GOP candidate DeMaio tarred by ‘smear’ concedes in race for House seat in California
SAN DIEGO — Republican Carl DeMaio on Sunday conceded defeat to incumbent Scott Peters in one of the nation’s most hotly contested congressional races to represent a large part of San Diego, ending a bitter campaign that was rocked by claims that he sexually harassed a former staffer.
DeMaio, who is openly gay, said he will work within his party to make it more inclusive, echoing a theme of his campaign. He was not more specific about his plans but said the campaign was “incredibly painful” and left him wary of electoral politics.
“It’s clear that we are falling short in the vote counts, and I wish Mr. Peters the best because I care so much about the interests of San Diego,” he told The Associated Press. “I’m incredibly proud of the inclusive and diverse campaign coalition that we forged, and I remain committed to challenging the Republican Party to become more inclusive and more positive in its efforts to build a governing majority.”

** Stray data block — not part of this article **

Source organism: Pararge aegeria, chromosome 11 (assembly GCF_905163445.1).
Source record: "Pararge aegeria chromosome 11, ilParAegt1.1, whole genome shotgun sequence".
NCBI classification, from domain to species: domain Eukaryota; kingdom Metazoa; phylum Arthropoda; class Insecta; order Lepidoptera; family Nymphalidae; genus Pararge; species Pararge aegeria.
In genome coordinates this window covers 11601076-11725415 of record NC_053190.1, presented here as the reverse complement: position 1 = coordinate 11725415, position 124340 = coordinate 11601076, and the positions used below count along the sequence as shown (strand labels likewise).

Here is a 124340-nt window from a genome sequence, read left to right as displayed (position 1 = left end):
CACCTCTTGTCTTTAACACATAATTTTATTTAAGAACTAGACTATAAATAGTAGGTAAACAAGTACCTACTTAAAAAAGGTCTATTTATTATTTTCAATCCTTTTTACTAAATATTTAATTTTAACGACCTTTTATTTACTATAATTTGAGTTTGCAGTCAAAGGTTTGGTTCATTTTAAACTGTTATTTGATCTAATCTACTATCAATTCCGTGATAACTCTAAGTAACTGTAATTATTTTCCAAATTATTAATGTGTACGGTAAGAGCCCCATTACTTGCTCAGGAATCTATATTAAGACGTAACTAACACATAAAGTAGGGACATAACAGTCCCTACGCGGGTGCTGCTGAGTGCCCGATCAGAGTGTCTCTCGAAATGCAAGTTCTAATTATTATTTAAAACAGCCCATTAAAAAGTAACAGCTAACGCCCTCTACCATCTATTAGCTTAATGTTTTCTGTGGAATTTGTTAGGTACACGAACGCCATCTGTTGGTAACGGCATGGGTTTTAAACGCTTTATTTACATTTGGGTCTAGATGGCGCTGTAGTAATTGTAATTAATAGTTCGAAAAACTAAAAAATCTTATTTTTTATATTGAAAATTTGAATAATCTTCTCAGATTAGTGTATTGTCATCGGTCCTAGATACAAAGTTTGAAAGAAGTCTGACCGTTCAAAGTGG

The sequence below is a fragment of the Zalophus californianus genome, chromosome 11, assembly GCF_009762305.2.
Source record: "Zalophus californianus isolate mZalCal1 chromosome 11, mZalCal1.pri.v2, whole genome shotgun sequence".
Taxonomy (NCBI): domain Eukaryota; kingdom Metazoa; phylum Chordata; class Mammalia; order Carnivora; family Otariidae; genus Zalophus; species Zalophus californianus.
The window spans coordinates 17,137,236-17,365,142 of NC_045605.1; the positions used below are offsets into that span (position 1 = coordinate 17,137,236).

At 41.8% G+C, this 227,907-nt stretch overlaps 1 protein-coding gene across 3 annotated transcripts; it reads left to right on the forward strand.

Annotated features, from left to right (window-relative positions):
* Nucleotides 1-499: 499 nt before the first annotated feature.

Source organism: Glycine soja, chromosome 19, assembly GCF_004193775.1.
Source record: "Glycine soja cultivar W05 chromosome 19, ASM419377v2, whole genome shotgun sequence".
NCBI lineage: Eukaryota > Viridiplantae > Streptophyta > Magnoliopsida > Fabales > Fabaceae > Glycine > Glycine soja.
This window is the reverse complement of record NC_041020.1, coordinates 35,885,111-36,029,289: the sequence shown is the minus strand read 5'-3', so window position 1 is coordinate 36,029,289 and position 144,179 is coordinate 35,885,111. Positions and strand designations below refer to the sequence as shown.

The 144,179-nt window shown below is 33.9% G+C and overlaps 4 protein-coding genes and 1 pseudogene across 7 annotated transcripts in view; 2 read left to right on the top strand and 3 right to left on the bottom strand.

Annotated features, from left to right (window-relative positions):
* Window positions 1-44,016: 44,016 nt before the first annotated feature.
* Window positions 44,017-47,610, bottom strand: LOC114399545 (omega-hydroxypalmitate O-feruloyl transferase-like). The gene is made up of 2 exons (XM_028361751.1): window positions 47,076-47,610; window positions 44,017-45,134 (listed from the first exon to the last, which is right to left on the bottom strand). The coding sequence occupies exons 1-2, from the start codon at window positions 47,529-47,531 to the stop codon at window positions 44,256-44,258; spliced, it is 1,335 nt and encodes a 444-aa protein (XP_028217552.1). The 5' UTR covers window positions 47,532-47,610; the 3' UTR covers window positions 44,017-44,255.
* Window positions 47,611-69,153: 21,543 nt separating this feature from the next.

Peters, a moderate Democrat, leads with 51.3 percent of the vote compared with DeMaio’s 48.7 percent, with nearly all votes counted.
DeMaio’s campaign was upended in its final weeks when Todd Bosnich, former policy director, said he was harassed by his former boss and was offered $50,000 to stay quiet.
DeMaio vigorously denied the allegations and called them a “false smear.”
Dave McCulloch, a spokesman, said the controversy caused “massive attrition and erosion” among DeMaio’s Republican base — including older, evangelical Christian voters — and engendered “an ick factor.” The allegations were less of an issue with independent voters, he said.